Robin F. Williams’ portraits will look you in the eye. Concerned with creating power dynamics between the painting and the viewer, her art is centered around women, situated in poses that remind of fashion advertisements.
“I work to give every figure a kind of sentience or self-awareness,” explained the Brooklyn-based painter in an interview with Art of Choice. “To be more specific, the paintings explore gender in an American context as it relates to power. I work to balance narrative with formal concerns in order to simulate these dynamics. I’m always trying to keep myself curious and engaged with paint as well. This results in a lot of play and some humor in my practice.”
Since receiving her BFA from the Rhode Island School of Design, Williams has exhibited her work at galleries including Bard College at Simon’s Rock, P.P.O.W. Gallery, and Sargent’s Daughters. But though she studied illustration, Williams says her roots are in representation and figuration; and most of her practice, she’s worked exclusively in oil, employing varying degrees of realism.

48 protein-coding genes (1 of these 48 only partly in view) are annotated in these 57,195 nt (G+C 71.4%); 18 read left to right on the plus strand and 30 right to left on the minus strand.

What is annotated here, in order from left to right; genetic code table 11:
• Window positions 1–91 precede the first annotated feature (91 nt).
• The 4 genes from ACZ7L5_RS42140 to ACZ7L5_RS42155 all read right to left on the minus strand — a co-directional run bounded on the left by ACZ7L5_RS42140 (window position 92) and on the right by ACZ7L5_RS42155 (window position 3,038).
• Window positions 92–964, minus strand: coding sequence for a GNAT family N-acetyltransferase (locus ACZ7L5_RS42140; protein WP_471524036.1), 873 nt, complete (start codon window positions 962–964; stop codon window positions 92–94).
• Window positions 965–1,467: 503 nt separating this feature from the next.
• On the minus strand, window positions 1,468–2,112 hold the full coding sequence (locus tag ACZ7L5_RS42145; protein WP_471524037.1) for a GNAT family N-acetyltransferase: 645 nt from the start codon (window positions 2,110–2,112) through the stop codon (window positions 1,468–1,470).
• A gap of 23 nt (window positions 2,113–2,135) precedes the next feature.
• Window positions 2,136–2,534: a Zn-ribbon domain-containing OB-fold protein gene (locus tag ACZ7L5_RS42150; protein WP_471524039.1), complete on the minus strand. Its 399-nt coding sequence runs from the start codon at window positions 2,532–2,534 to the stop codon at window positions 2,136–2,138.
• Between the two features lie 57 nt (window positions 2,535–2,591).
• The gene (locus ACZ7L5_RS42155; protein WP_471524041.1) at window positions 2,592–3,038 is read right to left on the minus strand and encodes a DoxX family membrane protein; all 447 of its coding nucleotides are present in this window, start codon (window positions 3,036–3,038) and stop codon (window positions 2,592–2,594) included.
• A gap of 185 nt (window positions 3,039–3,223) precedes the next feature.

“In the last several years I’ve been using multiple techniques and mediums, and the look of my work has evolved through my working methods,” she explained. Now, rather than realistic, her work seems more digital, though it shies from Photorealism. “I mix those treatments with more painterly passages and the result is a kind of mash-up of different eras and visual signifiers,” says Williams.
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